CARSON — Residents will vote to elect a new city clerk in a special election Nov. 2. Six candidates are seeking to fill the vacancy created when former City Clerk Donesia Gause-Aldana vacated the seat in April.
Carson residents will choose from a member of the Water Replenishment District board, chief of staff to state Sen. Steven Bradford, a former city employee and three others to lead the office that is responsible for running municipal elections, publishing official notices, responding to records requests and preparing the department’s annual budget.
Clerk candidates are Jeffry Caballero, Monette Gavino, Falea’ana “Ana” Meni, Myla Rahman, Leticia Wilson and Vera Robles-DeWitt.
Four of the six candidates, Gavino, Meni, Rahman and Roble-DeWitt, responded to questions that were sent to all the candidates
All of the candidates agree passport services should be restored in the City Clerk’s office, however, one candidate believes an assessment is needed to determine if it it feasible to do so.
“I will do my best to restore the passport processing service,” Gavino said. “It will be a decision of the City Council.”
Meni said she would seek to restore the passport services. “Not only did it provide a centralized accessible location for Carson residents, the funds received from providing passport services funded two full-time support staff in the City Clerk’s Office,” she said.
Rahman said she would have to do an assessment of the office before committing to restoring passport services “to make sure the office has enough staffing and resources to provide the highest quality of public service possible.”
Robles-Dewitt said “The passport program was an extremely popular and important program offered by the city of Carson to the community. … More importantly, the passport program was not only financially self-supporting, but it actually generated additional revenue for Carson.
All of the candidates have a firm grasp on the duties and function of the offices, with one candidate having previously worked in the office.
“Having observed the role of the city clerk in the numerous council meetings that I attended, and studying the duties and responsibilities of city clerks in California in general I am very confident I will be very successful as the Carson city clerk,” Gavino said.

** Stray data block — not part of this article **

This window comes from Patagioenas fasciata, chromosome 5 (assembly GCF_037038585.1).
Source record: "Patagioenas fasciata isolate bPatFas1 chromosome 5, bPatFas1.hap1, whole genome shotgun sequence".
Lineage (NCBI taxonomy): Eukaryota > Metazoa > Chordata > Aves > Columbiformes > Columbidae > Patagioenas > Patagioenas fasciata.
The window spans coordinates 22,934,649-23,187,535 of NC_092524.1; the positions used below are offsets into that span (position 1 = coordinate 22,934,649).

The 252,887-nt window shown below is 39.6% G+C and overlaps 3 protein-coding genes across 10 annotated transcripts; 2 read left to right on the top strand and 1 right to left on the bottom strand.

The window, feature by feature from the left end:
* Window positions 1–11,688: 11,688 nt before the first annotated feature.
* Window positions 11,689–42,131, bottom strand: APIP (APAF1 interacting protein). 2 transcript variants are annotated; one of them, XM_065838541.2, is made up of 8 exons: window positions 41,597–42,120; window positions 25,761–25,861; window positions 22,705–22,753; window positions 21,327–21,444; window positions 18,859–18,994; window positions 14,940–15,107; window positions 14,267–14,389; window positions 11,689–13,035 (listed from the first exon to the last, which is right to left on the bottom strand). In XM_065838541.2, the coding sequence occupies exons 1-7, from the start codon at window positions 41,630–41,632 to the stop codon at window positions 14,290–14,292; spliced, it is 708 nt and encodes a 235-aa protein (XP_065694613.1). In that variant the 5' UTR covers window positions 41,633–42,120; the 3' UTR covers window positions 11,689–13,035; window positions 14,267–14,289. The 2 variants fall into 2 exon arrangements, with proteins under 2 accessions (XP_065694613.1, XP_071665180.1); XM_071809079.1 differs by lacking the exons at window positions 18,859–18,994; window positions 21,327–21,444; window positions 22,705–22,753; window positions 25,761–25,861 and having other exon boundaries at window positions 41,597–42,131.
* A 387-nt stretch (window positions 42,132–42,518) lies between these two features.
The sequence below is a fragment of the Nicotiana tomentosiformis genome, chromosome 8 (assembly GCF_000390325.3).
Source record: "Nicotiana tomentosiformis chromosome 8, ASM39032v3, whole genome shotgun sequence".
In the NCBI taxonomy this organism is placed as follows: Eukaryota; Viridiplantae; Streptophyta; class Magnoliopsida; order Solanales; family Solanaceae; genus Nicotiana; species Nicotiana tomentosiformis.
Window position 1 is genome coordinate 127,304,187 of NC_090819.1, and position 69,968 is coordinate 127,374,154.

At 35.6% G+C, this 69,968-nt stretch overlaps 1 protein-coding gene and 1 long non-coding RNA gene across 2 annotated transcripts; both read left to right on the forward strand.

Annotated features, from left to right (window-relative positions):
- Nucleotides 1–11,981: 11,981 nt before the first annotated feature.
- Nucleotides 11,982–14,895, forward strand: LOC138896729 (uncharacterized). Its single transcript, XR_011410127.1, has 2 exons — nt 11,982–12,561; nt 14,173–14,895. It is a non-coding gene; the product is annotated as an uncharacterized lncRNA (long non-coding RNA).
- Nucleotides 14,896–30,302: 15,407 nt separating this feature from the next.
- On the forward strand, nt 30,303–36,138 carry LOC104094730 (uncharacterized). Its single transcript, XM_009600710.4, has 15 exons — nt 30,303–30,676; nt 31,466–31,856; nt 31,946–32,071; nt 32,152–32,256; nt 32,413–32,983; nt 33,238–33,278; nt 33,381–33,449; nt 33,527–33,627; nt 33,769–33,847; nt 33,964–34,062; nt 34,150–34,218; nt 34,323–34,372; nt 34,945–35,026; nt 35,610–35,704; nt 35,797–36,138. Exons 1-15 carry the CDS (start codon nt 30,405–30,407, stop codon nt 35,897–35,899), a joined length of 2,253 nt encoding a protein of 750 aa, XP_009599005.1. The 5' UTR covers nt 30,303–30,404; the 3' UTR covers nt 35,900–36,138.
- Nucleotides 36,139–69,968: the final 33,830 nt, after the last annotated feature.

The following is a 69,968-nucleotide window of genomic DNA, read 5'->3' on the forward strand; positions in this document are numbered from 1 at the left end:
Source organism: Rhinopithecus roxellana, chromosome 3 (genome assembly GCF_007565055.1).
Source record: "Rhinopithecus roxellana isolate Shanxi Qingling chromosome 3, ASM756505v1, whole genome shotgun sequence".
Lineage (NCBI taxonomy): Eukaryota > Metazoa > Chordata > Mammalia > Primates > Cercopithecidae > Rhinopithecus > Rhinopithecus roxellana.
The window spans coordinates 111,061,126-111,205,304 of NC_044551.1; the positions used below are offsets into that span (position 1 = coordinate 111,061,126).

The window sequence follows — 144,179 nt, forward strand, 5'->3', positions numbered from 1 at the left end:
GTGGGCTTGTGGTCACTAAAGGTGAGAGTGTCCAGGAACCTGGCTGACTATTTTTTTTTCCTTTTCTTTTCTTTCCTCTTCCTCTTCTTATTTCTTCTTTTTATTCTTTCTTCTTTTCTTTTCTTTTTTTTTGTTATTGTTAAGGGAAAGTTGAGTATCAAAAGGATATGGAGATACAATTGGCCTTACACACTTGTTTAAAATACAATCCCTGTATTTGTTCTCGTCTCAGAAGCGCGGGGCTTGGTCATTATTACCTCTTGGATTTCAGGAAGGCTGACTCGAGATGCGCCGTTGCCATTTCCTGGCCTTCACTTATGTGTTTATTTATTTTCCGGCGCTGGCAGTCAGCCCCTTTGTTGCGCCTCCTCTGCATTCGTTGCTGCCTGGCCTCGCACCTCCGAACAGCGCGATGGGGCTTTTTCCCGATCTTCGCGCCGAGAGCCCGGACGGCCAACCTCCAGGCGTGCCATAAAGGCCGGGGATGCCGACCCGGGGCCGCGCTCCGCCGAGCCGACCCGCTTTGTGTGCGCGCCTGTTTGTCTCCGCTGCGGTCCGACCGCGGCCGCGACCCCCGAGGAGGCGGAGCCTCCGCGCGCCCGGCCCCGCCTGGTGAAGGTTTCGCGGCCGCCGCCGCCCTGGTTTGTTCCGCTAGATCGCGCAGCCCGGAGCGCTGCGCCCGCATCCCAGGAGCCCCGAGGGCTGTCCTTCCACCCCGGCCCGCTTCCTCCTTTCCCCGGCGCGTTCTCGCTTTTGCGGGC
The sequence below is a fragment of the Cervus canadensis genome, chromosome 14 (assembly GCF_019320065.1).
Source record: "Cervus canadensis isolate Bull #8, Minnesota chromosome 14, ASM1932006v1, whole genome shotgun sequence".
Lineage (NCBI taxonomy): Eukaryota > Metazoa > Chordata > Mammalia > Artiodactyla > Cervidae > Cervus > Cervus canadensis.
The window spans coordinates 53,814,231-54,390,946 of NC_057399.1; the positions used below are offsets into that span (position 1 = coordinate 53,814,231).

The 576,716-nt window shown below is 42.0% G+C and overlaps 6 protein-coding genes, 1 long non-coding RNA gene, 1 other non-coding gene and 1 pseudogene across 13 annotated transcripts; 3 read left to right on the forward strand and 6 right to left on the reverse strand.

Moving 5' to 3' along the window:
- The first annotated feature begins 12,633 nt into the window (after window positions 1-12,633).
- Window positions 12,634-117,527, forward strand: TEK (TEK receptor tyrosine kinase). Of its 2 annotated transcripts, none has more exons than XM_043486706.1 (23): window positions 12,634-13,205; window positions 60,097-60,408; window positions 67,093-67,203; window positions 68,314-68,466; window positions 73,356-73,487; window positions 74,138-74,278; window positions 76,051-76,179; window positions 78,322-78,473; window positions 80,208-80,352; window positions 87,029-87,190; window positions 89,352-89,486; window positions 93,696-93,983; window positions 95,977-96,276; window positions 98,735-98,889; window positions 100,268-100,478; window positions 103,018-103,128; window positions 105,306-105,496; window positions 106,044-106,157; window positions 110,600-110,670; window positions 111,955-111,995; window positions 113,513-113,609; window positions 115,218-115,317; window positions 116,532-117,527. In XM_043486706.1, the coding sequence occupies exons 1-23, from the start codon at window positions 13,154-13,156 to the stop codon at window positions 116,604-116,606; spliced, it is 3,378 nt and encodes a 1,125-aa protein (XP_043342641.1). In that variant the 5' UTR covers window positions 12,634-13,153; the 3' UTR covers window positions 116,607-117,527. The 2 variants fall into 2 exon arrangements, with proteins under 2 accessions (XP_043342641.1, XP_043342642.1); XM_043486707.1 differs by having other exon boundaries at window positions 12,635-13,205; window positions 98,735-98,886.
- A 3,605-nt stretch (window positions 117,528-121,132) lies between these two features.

Meni said she worked under longtime City Clerk Helen Kawagoe for many years.
“In addition to making sure that all local government actions are compliant, the city clerk is the local official accountable for local elections, public transparency and access to public records,” Rahman said.
Robles-DeWitt added: “The City Clerk’s Office is supposed to be the official record keeper of the city and serves as the watchful eye for residents to ensure transparency and be a back-stop to any shenanigans by the City Council.”
All of the candidates have lived in the city of Carson for more than 10 years and are regular attendees of council meetings either in person, or via Zoom due to the pandemic.
The city clerk position is a non-partisan seat.
In June, the council deadlocked on reducing the salary of the position from $125,000 per year, to $25,000, citing the removal of certain duties from the office, which would reduce the clerk to a figurehead, with the bulk of the work being performed by the deputy city clerk.
When the item appeared on the council agenda, it drew the ire of Councilman Jawane Hilton.
“The clerk and treasurer are two elected officials who do not serve at the pleasure of the city manager. That is the way it should be,” Hilton said. “Someone should be in City Hall looking out for the benefit of all of the residents and not have to answer to a city manager who the council can dismiss at any time.”
2 Urban Girls is a freelance reporter for Wave Newspapers who covers the Compton and Inglewood areas. She can be reached at firstname.lastname@example.org.